A couple of months ago I wrote about the latest Flash Eurobarometer survey on perceptions of EU regional policy. One of the interesting results was the apparent increase in awareness of EU regional policy in the UK after the referendum.
Having now had a chance to access the raw data as part of a wider project I’m doing on EU regional policy and the EU referendum, I’ve been able to look a bit more closely at this. This allows us to get a longer-term picture of how awareness of EU regional policy has changed in the UK over the last seven years.
Here are the results to the question “Have you heard about any EU co-financed projects to improve the area where you live?” for the last four waves of the Flash Eurobarometer survey on perceptions of EU regional policy.
A couple of observations: Firstly, between June 2010 and June 2015 the level of awareness has remained relatively static (and low). There is a slight downward trend, but nothing conclusive. However between June 2015 and March 2017 there was a notable increase in awareness of EU funded projects. Secondly, this increase exceeds the margins of error, so we can be fairly confident it’s not a random blip. In other words the result of the latest survey seems to buck the trend.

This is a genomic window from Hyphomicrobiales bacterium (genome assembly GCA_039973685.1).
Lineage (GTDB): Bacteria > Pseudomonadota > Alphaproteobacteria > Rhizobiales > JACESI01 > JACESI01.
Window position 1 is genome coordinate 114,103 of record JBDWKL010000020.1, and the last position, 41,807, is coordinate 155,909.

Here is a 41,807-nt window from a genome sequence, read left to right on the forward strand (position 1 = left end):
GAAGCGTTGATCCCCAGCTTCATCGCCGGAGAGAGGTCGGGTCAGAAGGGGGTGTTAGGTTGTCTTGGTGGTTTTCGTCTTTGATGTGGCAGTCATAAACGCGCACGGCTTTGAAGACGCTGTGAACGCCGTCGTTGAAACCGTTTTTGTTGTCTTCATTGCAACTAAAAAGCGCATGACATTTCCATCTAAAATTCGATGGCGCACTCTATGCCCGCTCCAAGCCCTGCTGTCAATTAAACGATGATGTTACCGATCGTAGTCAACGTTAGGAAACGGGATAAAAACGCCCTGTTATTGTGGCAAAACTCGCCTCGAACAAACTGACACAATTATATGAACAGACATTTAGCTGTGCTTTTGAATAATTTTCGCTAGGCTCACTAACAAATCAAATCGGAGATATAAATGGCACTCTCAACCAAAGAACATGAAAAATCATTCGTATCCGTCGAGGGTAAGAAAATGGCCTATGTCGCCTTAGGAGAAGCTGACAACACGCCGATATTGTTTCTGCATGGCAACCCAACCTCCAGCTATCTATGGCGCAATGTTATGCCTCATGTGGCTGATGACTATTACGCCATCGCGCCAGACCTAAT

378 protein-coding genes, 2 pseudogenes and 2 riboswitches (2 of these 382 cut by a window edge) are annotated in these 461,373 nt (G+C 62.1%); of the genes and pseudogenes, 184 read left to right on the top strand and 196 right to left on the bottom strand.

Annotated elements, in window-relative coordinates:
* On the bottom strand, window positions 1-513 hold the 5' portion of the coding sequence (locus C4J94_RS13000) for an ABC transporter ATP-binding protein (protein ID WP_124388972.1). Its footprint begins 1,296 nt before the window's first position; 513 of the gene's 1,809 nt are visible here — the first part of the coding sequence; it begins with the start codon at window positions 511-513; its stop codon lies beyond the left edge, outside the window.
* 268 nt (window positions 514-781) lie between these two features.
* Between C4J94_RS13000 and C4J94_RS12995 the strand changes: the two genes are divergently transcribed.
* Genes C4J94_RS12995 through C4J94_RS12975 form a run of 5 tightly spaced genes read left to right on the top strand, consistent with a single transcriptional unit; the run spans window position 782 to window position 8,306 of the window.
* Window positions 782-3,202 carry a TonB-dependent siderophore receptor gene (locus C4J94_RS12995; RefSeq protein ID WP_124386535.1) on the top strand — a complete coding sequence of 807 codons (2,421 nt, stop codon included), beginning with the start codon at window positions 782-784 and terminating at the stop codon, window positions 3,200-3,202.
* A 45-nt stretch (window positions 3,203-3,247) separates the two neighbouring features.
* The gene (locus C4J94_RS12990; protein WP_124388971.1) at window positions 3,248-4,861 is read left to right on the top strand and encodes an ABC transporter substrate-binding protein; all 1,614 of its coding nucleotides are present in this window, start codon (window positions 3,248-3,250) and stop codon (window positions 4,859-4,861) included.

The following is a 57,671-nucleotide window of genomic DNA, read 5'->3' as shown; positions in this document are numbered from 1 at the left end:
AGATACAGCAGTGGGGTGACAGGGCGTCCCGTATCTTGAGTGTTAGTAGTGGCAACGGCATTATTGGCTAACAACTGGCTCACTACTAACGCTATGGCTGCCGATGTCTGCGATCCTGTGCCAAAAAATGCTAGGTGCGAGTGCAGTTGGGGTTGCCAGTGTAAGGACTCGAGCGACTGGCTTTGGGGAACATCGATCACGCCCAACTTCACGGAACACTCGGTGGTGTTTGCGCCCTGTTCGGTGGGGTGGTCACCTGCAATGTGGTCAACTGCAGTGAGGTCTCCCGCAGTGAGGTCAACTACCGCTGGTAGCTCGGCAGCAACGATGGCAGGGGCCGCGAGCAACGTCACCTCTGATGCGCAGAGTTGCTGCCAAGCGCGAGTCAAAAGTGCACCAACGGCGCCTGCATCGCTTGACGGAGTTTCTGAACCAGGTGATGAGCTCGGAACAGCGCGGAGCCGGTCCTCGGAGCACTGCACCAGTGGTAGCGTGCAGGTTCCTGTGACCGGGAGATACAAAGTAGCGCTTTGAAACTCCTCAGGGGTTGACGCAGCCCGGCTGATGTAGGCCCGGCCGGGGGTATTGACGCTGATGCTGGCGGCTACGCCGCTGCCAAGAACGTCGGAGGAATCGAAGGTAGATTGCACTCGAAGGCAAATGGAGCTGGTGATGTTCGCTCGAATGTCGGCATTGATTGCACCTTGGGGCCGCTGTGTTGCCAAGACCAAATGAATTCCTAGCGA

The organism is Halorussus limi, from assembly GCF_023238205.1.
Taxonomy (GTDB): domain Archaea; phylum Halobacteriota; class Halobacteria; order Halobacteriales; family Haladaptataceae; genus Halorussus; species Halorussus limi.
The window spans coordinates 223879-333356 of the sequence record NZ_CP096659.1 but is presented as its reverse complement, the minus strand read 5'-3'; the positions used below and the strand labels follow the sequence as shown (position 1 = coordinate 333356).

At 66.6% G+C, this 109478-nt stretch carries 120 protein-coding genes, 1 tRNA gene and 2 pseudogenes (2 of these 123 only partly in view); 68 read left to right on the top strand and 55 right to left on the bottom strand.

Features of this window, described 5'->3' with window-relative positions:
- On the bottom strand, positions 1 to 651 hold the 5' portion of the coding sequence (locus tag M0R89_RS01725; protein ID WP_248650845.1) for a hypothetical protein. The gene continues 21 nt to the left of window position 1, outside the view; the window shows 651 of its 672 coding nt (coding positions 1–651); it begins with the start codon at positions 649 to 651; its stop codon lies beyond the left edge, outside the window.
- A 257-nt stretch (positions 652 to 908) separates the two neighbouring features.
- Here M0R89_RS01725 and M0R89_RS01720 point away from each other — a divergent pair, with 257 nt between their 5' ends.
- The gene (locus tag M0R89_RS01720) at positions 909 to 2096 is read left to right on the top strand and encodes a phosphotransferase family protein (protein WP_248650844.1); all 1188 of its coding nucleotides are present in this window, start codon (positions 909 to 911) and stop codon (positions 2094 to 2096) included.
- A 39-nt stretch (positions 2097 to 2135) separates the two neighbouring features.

Now, the conclusions and caveats of my earlier post still stand. While the timing of the EU referendum might offer one potential explanation for the sudden increase in regional policy awareness, we can’t say for certain it was the cause based on this survey. And despite the recent increase, the overall level of awareness is still low. But it does speak to the wider debate going on at the moment about communicating cohesion policy to citizens, and that incorporating it into national political discourses may hold one answer to raise awareness.